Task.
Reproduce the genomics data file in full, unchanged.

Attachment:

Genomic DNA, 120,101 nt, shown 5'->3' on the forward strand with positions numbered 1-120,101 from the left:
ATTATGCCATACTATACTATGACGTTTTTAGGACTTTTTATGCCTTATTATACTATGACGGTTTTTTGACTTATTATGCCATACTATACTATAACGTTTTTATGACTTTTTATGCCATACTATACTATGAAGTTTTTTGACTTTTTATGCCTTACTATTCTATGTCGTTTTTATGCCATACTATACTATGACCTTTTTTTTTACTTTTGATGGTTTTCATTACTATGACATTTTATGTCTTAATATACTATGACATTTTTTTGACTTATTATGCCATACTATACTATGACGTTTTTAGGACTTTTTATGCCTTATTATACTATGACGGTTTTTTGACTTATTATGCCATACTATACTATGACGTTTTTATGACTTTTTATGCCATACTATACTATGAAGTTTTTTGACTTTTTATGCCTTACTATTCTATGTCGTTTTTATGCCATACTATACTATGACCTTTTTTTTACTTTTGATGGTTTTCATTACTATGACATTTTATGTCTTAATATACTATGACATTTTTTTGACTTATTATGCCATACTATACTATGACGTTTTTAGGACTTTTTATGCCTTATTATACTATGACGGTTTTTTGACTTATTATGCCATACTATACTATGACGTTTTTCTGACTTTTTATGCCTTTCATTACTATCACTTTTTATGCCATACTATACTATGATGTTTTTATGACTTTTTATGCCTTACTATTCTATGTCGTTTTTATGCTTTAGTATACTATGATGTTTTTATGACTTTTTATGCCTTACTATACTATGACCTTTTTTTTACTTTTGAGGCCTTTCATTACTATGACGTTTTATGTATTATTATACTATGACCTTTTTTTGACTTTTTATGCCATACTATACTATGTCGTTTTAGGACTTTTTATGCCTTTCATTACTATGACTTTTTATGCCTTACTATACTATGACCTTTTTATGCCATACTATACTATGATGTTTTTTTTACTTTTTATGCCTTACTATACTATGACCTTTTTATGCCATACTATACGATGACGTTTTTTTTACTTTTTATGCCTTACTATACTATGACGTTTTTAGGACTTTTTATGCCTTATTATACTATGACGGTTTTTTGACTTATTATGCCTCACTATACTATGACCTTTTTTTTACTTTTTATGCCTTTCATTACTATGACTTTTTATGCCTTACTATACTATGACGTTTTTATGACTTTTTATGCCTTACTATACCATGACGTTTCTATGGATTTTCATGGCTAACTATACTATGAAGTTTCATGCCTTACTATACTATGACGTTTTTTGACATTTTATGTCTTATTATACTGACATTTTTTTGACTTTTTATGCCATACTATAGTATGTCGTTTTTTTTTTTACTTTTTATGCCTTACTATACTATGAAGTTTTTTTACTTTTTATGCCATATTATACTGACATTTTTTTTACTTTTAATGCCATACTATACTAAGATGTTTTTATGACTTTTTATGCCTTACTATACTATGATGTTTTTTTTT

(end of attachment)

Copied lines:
Genomic DNA, 120,101 nt, shown 5'->3' on the forward strand with positions numbered 1-120,101 from the left:
ATTATGCCATACTATACTATGACGTTTTTAGGACTTTTTATGCCTTATTATACTATGACGGTTTTTTGACTTATTATGCCATACTATACTATAACGTTTTTATGACTTTTTATGCCATACTATACTATGAAGTTTTTTGACTTTTTATGCCTTACTATTCTATGTCGTTTTTATGCCATACTATACTATGACCTTTTTTTTTACTTTTGATGGTTTTCATTACTATGACATTTTATGTCTTAATATACTATGACATTTTTTTGACTTATTATGCCATACTATACTATGACGTTTTTAGGACTTTTTATGCCTTATTATACTATGACGGTTTTTTGACTTATTATGCCATACTATACTATGACGTTTTTATGACTTTTTATGCCATACTATACTATGAAGTTTTTTGACTTTTTATGCCTTACTATTCTATGTCGTTTTTATGCCATACTATACTATGACCTTTTTTTTACTTTTGATGGTTTTCATTACTATGACATTTTATGTCTTAATATACTATGACATTTTTTTGACTTATTATGCCATACTATACTATGACGTTTTTAGGACTTTTTATGCCTTATTATACTATGACGGTTTTTTGACTTATTATGCCATACTATACTATGACGTTTTTCTGACTTTTTATGCCTTTCATTACTATCACTTTTTATGCCATACTATACTATGATGTTTTTATGACTTTTTATGCCTTACTATTCTATGTCGTTTTTATGCTTTAGTATACTATGATGTTTTTATGACTTTTTATGCCTTACTATACTATGACCTTTTTTTTACTTTTGAGGCCTTTCATTACTATGACGTTTTATGTATTATTATACTATGACCTTTTTTTGACTTTTTATGCCATACTATACTATGTCGTTTTAGGACTTTTTATGCCTTTCATTACTATGACTTTTTATGCCTTACTATACTATGACCTTTTTATGCCATACTATACTATGATGTTTTTTTTACTTTTTATGCCTTACTATACTATGACCTTTTTATGCCATACTATACGATGACGTTTTTTTTACTTTTTATGCCTTACTATACTATGACGTTTTTAGGACTTTTTATGCCTTATTATACTATGACGGTTTTTTGACTTATTATGCCTCACTATACTATGACCTTTTTTTTACTTTTTATGCCTTTCATTACTATGACTTTTTATGCCTTACTATACTATGACGTTTTTATGACTTTTTATGCCTTACTATACCATGACGTTTCTATGGATTTTCATGGCTAACTATACTATGAAGTTTCATGCCTTACTATACTATGACGTTTTTTGACATTTTATGTCTTATTATACTGACATTTTTTTGACTTTTTATGCCATACTATAGTATGTCGTTTTTTTTTTTACTTTTTATGCCTTACTATACTATGAAGTTTTTTTACTTTTTATGCCATATTATACTGACATTTTTTTTACTTTTAATGCCATACTATACTAAGATGTTTTTATGACTTTTTATGCCTTACTATACTATGATGTTTTTTTTT